The SopranosThe Sopranos

How Tony Soprano Whacked Our Expectations of a Mob Series

By Allison Cohen


To celebrate its 45th birthday, HBO is spotlighting on the iconic series at the heart of its history. Dive into HBO’s storied past by discovering (or revisiting) these game-changing shows: The Wire, Six Feet Under, Big Little Lies, The Sopranos, True Blood, Westworld and Game of Thrones. The first episode of each is available for free on

A mob boss walks into a psychiatrist’s office… and the quintessential antihero is born. For all intents and purposes Tony Soprano is a monster. As the head of a crime family he’s involved in illegal and morally questionable behavior on a daily basis, but with The Sopranos, nothing is ever just black or white. Played by the incomparable James Gandolfini, Tony is many things. Sure, he’s a violent, murderous mobster, but more than that, he’s an imperfect man. A man who cannot always connect with his family, has difficulties with his co-workers, and misgivings about his life choices. Sound familiar?

Tony and his wife Carmela (Edie Falco) live an idyllic life in New Jersey. They have money, friends in high places, and two (reasonably) lovely children. Yet, when we first meet him, he is fresh off of a recent panic attack, reflecting on this crisis of confidence. In the pilot we see the first clues to the how Tony may have gotten to this point: His attempts to make his ornery mother happy with gifts and words of encouragement go completely unappreciated and rebuffed. We see what a good son he tries to be and how hurt he is by her ambivalence. As heartbreaking as this is, his mother, played so marvelously by Nancy Marchand, is such a neurotic mess that we can’t help but laugh. “Somebody called here last night. After dark!” she explains to Tony upon his arrival at her house. When he asks who called she responds, “You’d think I’d answer? It was dark out.”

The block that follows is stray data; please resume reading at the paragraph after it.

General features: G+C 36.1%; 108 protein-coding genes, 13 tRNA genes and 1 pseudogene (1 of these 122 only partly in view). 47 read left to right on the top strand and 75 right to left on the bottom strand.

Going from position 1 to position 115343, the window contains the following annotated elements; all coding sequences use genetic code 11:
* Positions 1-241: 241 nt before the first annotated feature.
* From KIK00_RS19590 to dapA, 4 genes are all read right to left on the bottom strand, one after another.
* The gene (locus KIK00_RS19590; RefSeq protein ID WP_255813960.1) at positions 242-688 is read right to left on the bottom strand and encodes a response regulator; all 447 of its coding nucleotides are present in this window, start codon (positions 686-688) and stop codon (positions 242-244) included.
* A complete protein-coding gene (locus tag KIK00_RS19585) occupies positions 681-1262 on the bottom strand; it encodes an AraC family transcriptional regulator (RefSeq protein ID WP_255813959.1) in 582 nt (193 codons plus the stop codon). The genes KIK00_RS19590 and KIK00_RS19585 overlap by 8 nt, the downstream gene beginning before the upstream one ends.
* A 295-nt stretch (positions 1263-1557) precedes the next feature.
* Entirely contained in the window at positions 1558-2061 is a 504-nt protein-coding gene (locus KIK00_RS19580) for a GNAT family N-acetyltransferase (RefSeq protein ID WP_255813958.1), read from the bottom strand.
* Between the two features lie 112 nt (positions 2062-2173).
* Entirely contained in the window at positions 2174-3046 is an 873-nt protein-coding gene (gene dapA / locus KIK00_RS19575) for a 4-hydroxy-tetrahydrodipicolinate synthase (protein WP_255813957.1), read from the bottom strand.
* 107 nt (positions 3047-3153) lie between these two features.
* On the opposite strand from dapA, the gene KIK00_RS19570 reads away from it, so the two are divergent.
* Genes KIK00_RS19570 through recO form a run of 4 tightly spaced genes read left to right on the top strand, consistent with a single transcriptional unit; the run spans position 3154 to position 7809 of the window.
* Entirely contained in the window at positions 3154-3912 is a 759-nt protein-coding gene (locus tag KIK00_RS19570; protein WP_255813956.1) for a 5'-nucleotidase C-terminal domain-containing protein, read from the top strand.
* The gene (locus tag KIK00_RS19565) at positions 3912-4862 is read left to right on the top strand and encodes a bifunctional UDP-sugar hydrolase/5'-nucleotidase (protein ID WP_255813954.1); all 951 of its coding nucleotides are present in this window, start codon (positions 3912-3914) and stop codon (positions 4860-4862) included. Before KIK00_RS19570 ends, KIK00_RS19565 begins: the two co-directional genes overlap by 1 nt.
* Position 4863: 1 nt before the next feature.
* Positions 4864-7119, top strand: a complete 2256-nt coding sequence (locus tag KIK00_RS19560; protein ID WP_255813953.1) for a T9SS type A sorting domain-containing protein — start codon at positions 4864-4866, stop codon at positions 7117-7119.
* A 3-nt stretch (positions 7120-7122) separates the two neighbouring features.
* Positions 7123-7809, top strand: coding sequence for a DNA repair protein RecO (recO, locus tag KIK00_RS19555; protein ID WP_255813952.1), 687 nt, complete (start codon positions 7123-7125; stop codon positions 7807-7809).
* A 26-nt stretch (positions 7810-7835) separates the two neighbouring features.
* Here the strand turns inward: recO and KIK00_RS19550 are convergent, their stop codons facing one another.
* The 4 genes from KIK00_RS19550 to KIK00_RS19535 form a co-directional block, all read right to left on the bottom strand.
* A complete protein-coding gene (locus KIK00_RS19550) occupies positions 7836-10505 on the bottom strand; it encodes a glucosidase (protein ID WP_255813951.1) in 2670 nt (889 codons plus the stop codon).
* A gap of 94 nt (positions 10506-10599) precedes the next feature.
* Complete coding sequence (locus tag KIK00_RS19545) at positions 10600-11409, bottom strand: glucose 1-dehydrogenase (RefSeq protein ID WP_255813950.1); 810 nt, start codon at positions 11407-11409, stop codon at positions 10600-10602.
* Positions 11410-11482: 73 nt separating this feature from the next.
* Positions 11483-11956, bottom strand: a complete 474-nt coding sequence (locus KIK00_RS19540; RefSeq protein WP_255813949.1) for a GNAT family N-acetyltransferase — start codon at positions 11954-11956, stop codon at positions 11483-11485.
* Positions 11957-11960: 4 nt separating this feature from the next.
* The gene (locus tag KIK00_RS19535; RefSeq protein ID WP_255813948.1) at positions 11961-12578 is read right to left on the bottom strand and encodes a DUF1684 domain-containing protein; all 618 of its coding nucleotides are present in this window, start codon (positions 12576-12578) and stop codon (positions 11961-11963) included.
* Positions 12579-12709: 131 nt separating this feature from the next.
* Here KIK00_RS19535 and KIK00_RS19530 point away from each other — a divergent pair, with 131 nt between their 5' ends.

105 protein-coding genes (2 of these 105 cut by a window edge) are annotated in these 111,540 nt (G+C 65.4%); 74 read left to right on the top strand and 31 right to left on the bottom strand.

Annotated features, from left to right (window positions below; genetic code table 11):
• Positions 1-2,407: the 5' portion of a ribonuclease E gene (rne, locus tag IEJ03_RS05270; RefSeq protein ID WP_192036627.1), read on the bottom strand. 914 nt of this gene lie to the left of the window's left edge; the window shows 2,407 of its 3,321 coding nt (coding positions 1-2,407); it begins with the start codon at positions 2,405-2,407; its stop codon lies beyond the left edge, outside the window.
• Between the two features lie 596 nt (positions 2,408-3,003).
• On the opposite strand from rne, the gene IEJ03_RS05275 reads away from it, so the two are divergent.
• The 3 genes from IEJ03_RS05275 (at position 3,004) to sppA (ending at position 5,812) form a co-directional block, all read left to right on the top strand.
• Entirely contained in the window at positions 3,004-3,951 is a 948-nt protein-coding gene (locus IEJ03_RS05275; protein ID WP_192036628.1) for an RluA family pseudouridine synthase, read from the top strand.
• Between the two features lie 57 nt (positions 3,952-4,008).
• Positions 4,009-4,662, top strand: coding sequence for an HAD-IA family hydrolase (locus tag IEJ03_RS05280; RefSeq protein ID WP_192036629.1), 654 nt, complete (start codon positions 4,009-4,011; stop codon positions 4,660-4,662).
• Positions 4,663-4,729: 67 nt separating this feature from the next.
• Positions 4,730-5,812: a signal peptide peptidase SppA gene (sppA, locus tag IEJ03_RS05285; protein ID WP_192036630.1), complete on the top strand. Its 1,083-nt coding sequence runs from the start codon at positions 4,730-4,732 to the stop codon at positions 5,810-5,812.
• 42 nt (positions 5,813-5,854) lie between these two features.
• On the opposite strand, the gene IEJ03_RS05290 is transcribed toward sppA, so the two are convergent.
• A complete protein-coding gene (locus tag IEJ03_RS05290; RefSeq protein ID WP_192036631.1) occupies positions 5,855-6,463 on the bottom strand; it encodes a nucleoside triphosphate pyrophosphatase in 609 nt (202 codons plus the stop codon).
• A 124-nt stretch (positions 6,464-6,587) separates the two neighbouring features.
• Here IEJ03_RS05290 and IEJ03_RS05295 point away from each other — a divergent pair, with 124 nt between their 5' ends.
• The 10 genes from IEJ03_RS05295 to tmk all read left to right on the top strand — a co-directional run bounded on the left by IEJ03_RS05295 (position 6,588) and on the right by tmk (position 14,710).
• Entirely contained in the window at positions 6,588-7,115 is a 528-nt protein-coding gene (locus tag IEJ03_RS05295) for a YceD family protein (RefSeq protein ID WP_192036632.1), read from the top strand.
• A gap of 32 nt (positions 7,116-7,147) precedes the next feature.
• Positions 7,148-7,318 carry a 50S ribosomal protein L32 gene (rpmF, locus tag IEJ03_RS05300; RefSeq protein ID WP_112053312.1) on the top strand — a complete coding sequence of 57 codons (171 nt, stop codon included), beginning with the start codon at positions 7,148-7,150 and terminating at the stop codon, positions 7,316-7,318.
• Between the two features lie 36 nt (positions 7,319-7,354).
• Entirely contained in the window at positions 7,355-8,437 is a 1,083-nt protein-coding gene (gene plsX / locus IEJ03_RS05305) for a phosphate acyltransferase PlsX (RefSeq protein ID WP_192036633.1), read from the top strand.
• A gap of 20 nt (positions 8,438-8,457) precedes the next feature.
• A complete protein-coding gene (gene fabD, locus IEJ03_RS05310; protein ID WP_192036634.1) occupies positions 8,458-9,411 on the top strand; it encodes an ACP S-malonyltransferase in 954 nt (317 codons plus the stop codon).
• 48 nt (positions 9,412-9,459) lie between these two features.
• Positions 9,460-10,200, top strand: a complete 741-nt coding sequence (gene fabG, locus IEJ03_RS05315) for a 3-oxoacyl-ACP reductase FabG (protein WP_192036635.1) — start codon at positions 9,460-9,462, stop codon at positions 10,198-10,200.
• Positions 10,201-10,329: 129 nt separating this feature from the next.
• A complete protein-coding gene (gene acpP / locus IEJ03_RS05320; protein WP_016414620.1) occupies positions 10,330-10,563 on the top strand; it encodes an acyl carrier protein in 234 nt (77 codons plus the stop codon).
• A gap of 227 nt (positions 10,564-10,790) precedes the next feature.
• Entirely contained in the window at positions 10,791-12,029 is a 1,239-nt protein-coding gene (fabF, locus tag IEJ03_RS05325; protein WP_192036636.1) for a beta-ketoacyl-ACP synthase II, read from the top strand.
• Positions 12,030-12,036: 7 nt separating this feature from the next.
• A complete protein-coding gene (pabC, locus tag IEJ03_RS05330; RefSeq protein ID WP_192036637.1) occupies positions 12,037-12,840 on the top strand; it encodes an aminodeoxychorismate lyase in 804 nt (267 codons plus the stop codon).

The internal struggle that brought Tony to Dr. Jennifer Melfi (Lorraine Bracco) in the first place is exactly why we sympathize with a man we’d otherwise despise. If his relationship with his mother wasn’t complicated enough, he describes his profession as something that makes him “the sad clown: laughing on the outside, crying on the inside.” He’s not a great antihero because we love to hate him, he’s a great antihero because we get him.

Without Tony, we might not have our Walter Whites, Don Drapers, or Omar Littles; the despicable-yet-delightful personalities that have become a cornerstone in modern television. He is one of the many ways The Sopranos goes beyond what one may expect. Without question, this is a show about the mafia; the body count is high and the wise guys are crass, but it’s also hilarious and emotional. As Season 1’s tagline goes, “If one family doesn’t kill him… the other family will.”

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